With the Conservatives reeling from an election shock and rumours continuing to swirl over Theresa May’s frail premiership, the Labour party comparatively seems to be at ease, a comment that would have provoked laughter only a few months ago.
Gaining 30 seats, winning 40% of the national vote, and depriving the Tories of a majority are signs that the party is in the ascendancy. The fact Theresa May has extended an olive branch to Labour in order to pass legislation is the best proof of this.
Numerous moderates who once denounced Corbyn have now been forced to concede that he does, in fact, have a mandate to take the party forward. While polling in recent years has proven to be shaky to say the least, YouGov (who impressively predicted a hung parliament) has their latest poll showing an 8 point Labour lead.
However, like Theresa May, Corbyn too can become a victim of complacency moving the party forward. The same moderates who have rallied around him can just as easily become adversarial with him once more. In order to succeed, he must befriend his former Labour critics rather than distance himself from them; this isn’t an ideological necessity but a practical one. Chuka Umunna’s rebel Brexit amendment which directly led to the sacking of three frontbenchers would likely have not transpired were he in Corbyn’s cabinet, and Stella Creasy, a prominent critic of both Momentum and Corbyn saw her abortion amendment gain cross-party support, forcing an embarrassing u-turn from the Government. If the party leadership is able to work and consensus build with less natural allies like Creasy and Ummuna and Yvette Cooper, all of whom carry clout within the party, then their ability to function as a strong opposition is greatly enhanced. They are all impressive media performers and Umunna and Cooper both expressing their cabinet availability is something which Corbyn should consider seriously in the interests of satisfying all wings of the party. If his manifesto compromises are anything to go by, compromise within his party may reap similar rewards. When it comes to economic policy, the Labour party isn’t as disparate to the Conservatives as they’d like you to think.
But satisfying all factions may be far fetched, and while much of the Parliamentary Labour Party has been quick to stifle talk of deselection, there have been calls for it from a few vocal Corbyn allies (Corbyn himself has refused to rule it out). Labour chairman Ian Lavery recently claimed that that “Labour is too broad a church”, and MP Chris Williamson quipped that “it’s unreasonable to think we as MPs can avoid any contest”. In a similar vein, Luciana Berger has been pressured by the executive of her local party to fall in line with Corbyn “quite quickly”. Such grievances aren’t without reason when you consider it was only last year that 80% of the PLP passed a motion of no-confidence against his leadership, but re-opening such a fraught issue and fracturing any newfound sense of party unity seems unwise. Even if on principle it seems right for dissident Labour MPs to be replaced, this would be hard in practical terms. Some, but not all local parties (it’s local parties that wield the power to deselect) have a majority of members favourable to Corbyn. This means any attempts at purging the party would at best be partially successful and aggravate remaining MPs, a hypothetical that seems unlikely to benefit anyone, not least Labour.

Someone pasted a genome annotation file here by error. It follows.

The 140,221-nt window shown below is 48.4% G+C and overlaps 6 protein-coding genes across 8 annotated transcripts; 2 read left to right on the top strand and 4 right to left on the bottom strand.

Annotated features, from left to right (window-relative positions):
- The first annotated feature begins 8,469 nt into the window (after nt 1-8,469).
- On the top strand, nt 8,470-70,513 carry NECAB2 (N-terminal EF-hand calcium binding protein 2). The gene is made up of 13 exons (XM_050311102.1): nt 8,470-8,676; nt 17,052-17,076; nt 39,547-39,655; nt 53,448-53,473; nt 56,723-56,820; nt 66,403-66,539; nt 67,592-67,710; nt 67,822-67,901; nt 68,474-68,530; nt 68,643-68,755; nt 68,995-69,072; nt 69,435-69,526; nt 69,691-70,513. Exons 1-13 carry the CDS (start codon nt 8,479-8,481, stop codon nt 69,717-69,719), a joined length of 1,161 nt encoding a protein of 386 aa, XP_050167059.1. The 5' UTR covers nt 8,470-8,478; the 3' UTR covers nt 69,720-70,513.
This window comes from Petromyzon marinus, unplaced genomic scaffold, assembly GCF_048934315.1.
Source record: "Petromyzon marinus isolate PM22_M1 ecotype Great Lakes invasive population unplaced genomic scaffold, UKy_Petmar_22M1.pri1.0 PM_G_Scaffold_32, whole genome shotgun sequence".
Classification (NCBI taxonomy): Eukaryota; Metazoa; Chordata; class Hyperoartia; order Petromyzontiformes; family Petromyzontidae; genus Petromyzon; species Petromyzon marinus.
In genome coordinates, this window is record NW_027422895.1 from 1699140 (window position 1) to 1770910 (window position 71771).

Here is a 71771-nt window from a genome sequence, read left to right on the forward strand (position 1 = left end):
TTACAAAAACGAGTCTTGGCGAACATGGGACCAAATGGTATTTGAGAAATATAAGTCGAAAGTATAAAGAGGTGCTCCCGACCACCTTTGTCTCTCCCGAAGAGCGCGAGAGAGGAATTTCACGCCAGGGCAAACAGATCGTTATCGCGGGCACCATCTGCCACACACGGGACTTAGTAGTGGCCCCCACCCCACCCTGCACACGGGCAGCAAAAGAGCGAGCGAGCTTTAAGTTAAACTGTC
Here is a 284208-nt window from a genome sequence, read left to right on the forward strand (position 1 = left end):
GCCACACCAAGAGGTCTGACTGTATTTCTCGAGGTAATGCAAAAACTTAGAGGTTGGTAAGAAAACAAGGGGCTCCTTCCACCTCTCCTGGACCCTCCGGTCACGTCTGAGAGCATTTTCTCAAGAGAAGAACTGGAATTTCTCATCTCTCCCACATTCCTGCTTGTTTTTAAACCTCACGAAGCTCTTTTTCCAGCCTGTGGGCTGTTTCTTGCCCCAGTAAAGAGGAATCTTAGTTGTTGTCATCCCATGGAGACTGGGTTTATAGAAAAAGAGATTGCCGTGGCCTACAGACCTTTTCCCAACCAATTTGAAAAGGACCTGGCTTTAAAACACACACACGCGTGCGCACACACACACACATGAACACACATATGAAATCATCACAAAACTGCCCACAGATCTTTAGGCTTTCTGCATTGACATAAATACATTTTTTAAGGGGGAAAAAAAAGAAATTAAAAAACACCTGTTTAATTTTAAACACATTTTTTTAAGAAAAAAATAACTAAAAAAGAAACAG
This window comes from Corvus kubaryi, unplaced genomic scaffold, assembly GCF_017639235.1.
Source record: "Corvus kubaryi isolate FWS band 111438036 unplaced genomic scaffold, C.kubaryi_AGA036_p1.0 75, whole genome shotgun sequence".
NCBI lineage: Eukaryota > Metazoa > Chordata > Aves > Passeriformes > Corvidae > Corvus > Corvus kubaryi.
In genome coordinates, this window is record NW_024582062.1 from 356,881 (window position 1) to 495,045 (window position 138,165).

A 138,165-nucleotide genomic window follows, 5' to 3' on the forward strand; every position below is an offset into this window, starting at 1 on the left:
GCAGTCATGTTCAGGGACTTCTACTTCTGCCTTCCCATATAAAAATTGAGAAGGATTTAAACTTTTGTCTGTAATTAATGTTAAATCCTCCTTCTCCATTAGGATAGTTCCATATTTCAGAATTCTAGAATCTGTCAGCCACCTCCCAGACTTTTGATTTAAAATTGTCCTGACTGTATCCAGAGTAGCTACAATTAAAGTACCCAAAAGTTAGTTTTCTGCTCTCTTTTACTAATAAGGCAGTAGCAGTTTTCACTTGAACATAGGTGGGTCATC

When looking the party’s long-term prospects, it’s imperative to consider the performance of the man at the helm. People are quick to praise Corbyn for almost erasing all of the deficit he had in the run-up to the election, but it begs the question: why, as an opposition leader, was he trailing by such large margins in the first place? The timing of the election certainly wasn’t favourable for him, nor were the party’s internal scruples, but his lacklustre commitment to remain, the party’s failure to dispel its lingering association with anti-Semitism and its bewildering media spokesperson in the form of Diane Abbott are all blunders that could have been averted; it seems difficult to envisage a Labour victory unless these issues are resolved in the coming years.
Above everything, It’s essential now that Corbyn builds on his success and projects strength. After all, the party didn’t actually win the election, and another election loss would leave Labour 17 years removed from office. That means he can no longer afford to have his party split on big issues as they have been in the past. Corbyn currently has much of the country and his party behind him. If he consolidates his appeal among MPs and continues to propose populist policies that benefit both the working and middle classes, then the future bodes well for him and the Labour party.